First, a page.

DALE EARNHARDT, JR.: Well, a lot of reasons. My dad put a lot of emphasis on the restrictor plate program when he built DEI. He brought Richey Gilmore in there who was one of the best at building restrictor plate motors. Going into my rookie season, I had fast motors, fast cars already.
Tony, Jr., just so happens, we had not only the best engine builders for plate motors in Ricci, we had one of the best body men when it came to Tony, Jr.. he knew exactly what that car needed to cut the air just right, what to do to the car to make it draft good, how to get it to pull up good with the body, with the air.
We have a lot of guys in the shop now that have learned from Tony, Jr. and brought a lot of their own knowledge.
We just built a really, really good plate car with all that information, all that expertise laying around there. I feel like can I do a good job driving it. I feel like I know what I need. Watching so many races with my dad, I don't know why, but you always tune into the Daytona 500. I always paid a lot of attention to every move made there.
I went to the Talladega races, enjoyed them immensely. Plate racing was something I really enjoyed, superspeedway racing was something I really enjoyed watching, was really excited about doing that. I look forward to those when we got in the Busch Series. I would always wreck in them. I finally got to where I could finish 'em. When I got in the Cup Series, I started winning.
It's just been something I've tutored myself on for a long time. I feel like I've got a good appreciation for what it takes to win. I think carrying in that sort of confidence helps as well. When you feel confident about what you're doing, guys see that body language, see that language in your driving style on the racetrack, they like to draft with a guy like that, that's confident.
You've talked about obviously your respect and trust with Kelly before. You obviously have a lot of respect for her business sense, to put her in the roles you've put her in. How is she as a negotiator? Is she tough, diligent, quiet?
DALE EARNHARDT, JR.: She's pretty good. I like challenging my sister with those type of responsibilities. As she learns more about the sport, her position. In her position, she's able to learn quite a bit, be around quite a bit, experience a lot. I like challenging her with those responsibilities as she gets more under her belt.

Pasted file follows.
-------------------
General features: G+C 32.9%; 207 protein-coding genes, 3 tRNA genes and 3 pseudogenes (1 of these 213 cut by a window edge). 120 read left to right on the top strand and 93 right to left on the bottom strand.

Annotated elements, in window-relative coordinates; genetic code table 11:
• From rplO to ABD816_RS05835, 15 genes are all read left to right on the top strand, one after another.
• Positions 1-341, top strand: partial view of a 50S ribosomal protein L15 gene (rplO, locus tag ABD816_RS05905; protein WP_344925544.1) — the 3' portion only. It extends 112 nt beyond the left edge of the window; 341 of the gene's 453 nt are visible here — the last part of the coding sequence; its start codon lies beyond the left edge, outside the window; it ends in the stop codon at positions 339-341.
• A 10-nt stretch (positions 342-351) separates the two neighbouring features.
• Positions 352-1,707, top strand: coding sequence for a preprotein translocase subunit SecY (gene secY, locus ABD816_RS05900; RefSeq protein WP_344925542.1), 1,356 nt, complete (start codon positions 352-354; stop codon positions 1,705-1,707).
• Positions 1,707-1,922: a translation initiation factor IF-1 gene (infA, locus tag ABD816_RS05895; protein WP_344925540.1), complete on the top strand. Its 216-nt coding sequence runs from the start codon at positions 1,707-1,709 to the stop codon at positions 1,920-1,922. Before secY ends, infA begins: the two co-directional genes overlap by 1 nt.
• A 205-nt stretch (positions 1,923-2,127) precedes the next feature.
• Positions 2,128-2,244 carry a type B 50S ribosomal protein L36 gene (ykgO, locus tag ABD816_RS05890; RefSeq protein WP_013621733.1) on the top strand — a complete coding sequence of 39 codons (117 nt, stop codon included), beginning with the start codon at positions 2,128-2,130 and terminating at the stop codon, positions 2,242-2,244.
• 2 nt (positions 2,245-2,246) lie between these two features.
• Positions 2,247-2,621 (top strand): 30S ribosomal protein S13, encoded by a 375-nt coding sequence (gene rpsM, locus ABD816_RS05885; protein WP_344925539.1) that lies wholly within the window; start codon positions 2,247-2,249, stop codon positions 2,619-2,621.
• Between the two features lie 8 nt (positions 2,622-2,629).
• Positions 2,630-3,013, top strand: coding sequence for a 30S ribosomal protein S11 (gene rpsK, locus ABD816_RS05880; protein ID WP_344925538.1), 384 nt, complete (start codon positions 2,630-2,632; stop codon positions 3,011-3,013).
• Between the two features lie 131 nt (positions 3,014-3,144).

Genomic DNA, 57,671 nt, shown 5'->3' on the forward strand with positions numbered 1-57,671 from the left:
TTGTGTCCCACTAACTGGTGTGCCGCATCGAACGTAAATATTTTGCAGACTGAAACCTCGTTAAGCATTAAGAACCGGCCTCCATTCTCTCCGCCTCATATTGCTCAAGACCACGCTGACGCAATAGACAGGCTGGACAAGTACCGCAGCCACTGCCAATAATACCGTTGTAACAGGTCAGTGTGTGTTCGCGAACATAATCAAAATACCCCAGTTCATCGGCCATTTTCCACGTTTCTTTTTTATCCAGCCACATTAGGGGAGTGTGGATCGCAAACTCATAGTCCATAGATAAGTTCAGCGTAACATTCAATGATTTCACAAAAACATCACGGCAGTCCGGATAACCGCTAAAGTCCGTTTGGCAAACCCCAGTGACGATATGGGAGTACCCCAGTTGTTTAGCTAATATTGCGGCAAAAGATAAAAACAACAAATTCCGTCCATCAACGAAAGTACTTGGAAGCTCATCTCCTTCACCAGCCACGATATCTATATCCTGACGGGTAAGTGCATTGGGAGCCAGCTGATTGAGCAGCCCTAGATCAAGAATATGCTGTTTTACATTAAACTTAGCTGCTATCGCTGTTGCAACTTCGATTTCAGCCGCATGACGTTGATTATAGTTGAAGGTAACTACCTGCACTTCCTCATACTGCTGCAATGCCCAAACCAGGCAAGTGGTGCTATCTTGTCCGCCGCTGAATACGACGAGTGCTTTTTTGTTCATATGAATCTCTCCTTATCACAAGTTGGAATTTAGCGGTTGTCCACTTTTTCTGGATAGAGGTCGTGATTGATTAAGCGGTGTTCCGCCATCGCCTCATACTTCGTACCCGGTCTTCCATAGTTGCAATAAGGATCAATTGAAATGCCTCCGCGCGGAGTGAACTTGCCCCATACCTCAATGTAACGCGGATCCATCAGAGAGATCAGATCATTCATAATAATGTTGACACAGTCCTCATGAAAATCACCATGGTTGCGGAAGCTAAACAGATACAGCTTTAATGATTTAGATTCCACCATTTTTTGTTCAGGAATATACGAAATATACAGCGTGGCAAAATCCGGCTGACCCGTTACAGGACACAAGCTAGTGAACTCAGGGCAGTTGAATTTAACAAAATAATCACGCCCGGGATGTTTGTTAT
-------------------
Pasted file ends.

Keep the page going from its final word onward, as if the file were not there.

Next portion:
This is a pretty big – pretty full plate she's got right now. She was dealing with a lot of things in the past, a lot of small circumstantial stuff, business deals here and there. It was a real full plate for her then. But she never really tackled the big monster, the real deal like a contract negotiation until now.
But she knows Teresa. She knows the company really well. She knows the people working with them, working through the deals of Wrangler deals, Chevrolet deals. She knows all that. I think that's going to help her in working with everybody. We're all getting to know Max, who is a really cool guy. He's got a lot of passion. Just working with Max has been an experience and been pretty enjoyable.
Don't have any worry whatsoever of my sister being able to get the job done or not being able to get the job done. I feel total confidence in her. We both learned a lot over the last several years and learned it together. But I wouldn't have her in that position if I didn't trust her, and she wouldn't want to be in it if she didn't feel confident. She wouldn't want to put herself or me in that position if she didn't feel like she could get it done.
NASCAR talked so much about diversity. Do you think maybe you've made the biggest move in years in making your sister a very important person in this sport?
DALE EARNHARDT, JR.: I never even really thought about it like that. I suppose. It's not – I guess it's something that should come natural whenever it comes to diversity. If that's the way somebody will make a story out of that, I guess they could. Just always been a part of my life. She raised me quite a bit when I was young. There was a lot of gaps that she filled and voids she filled when it come to having some parental guidance, whatnot, what's right and wrong.
She helped me a lot. I'm just trying to show her a lot of appreciation, number one. She's obviously very talented. I'm lucky to have her, a caliber of person like her, in my camp. I feel very comfortable.